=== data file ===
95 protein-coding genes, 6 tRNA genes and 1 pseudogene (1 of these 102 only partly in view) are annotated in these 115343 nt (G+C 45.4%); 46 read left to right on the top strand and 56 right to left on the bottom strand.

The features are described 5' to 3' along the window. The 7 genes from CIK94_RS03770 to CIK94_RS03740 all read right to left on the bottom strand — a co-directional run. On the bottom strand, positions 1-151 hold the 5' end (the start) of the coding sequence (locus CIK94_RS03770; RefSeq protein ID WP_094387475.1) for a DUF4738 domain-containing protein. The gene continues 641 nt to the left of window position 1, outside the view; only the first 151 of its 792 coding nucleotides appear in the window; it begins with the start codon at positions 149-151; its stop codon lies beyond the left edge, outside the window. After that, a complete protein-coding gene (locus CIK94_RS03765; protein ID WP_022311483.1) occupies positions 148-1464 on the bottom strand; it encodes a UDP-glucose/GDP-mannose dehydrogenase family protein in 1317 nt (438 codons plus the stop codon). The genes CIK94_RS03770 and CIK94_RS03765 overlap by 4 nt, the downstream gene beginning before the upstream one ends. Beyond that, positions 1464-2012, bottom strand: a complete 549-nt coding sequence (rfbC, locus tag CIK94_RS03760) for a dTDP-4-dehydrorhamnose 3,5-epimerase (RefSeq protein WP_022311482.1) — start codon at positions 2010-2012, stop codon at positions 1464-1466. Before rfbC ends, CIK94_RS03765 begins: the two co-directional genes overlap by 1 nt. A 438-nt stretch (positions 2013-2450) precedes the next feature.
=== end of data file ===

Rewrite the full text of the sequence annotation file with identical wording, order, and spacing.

95 protein-coding genes, 6 tRNA genes and 1 pseudogene (1 of these 102 only partly in view) are annotated in these 115343 nt (G+C 45.4%); 46 read left to right on the top strand and 56 right to left on the bottom strand.

The features are described 5' to 3' along the window. The 7 genes from CIK94_RS03770 to CIK94_RS03740 all read right to left on the bottom strand — a co-directional run. On the bottom strand, positions 1-151 hold the 5' end (the start) of the coding sequence (locus CIK94_RS03770; RefSeq protein ID WP_094387475.1) for a DUF4738 domain-containing protein. The gene continues 641 nt to the left of window position 1, outside the view; only the first 151 of its 792 coding nucleotides appear in the window; it begins with the start codon at positions 149-151; its stop codon lies beyond the left edge, outside the window. After that, a complete protein-coding gene (locus CIK94_RS03765; protein ID WP_022311483.1) occupies positions 148-1464 on the bottom strand; it encodes a UDP-glucose/GDP-mannose dehydrogenase family protein in 1317 nt (438 codons plus the stop codon). The genes CIK94_RS03770 and CIK94_RS03765 overlap by 4 nt, the downstream gene beginning before the upstream one ends. Beyond that, positions 1464-2012, bottom strand: a complete 549-nt coding sequence (rfbC, locus tag CIK94_RS03760) for a dTDP-4-dehydrorhamnose 3,5-epimerase (RefSeq protein WP_022311482.1) — start codon at positions 2010-2012, stop codon at positions 1464-1466. Before rfbC ends, CIK94_RS03765 begins: the two co-directional genes overlap by 1 nt. A 438-nt stretch (positions 2013-2450) precedes the next feature.